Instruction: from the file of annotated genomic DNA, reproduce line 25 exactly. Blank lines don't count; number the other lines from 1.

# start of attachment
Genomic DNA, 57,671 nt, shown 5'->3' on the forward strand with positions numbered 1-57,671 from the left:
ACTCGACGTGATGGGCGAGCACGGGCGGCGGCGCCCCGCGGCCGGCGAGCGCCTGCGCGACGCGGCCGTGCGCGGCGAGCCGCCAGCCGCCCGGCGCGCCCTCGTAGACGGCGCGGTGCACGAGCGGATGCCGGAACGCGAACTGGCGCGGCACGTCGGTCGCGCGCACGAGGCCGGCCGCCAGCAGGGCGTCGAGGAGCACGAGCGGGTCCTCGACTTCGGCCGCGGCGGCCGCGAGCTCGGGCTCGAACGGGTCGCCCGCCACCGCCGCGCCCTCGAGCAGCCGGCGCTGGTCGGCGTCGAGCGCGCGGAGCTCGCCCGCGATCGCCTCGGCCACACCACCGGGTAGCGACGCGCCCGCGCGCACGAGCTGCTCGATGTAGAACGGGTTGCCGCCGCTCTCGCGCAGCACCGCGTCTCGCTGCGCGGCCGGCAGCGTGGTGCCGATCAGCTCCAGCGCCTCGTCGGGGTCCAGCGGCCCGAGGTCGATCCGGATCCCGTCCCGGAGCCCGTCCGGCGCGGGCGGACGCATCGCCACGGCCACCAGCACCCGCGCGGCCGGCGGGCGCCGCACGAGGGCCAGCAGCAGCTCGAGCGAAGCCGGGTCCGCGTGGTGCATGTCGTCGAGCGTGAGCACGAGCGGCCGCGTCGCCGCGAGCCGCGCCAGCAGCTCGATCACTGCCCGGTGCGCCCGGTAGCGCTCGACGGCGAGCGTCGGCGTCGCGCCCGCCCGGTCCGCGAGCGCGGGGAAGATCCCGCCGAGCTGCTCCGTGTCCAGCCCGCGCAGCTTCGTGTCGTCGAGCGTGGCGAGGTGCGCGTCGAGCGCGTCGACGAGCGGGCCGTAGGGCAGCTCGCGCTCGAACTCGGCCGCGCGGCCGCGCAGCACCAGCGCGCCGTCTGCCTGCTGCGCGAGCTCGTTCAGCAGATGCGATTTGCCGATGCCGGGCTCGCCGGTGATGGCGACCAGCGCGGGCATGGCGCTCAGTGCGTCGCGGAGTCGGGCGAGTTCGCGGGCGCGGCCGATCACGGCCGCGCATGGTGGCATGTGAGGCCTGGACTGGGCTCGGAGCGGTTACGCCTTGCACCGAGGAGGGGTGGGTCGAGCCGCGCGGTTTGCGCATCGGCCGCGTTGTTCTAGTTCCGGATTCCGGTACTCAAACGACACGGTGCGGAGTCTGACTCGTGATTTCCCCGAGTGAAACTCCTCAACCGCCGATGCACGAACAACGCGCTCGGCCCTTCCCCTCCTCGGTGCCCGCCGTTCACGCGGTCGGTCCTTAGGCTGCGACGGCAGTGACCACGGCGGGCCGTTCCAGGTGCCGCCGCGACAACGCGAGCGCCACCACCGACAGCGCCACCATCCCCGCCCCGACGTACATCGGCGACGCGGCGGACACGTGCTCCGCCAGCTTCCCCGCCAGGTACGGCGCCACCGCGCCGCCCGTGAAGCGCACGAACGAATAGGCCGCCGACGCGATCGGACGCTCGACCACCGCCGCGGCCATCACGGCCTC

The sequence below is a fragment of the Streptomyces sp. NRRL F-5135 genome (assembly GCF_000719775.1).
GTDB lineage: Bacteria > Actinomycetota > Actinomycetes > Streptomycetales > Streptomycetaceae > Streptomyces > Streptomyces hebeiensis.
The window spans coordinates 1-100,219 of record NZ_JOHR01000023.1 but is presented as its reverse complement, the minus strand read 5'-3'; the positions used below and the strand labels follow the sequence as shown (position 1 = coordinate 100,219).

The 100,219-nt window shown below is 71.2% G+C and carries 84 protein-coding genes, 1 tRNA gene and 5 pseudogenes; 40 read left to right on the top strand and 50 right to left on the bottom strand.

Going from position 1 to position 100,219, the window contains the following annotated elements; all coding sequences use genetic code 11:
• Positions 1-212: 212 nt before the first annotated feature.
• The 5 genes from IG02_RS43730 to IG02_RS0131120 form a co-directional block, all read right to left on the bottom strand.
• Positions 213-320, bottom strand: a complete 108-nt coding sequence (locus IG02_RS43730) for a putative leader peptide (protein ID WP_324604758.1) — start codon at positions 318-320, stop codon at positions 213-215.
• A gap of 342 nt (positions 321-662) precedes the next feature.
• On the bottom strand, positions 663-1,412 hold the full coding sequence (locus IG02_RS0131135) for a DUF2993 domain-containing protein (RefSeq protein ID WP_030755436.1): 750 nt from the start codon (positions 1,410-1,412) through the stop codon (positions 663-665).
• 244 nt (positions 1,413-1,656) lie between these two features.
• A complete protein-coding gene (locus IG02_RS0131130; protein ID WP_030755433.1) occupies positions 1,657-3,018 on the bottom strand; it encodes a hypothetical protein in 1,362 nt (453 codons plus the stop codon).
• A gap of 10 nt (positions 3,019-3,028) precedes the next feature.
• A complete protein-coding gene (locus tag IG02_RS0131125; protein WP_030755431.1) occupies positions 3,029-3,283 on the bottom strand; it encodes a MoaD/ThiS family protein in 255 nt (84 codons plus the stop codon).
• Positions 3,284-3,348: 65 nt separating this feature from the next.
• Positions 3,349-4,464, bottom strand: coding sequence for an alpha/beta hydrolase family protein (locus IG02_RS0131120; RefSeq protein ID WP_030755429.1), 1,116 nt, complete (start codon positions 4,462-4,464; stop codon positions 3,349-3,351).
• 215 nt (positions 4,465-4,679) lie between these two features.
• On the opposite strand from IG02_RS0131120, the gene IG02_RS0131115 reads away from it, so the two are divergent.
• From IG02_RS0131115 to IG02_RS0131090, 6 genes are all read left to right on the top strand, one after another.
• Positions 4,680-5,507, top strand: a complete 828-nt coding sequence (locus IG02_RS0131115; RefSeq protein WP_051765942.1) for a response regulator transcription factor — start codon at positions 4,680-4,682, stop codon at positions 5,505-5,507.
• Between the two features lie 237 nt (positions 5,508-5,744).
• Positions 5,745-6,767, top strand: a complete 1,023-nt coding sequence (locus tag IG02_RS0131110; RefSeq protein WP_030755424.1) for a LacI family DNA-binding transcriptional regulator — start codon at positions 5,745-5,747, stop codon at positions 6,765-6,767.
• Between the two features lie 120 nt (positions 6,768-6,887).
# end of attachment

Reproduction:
• Between the two features lie 120 nt (positions 6,768-6,887).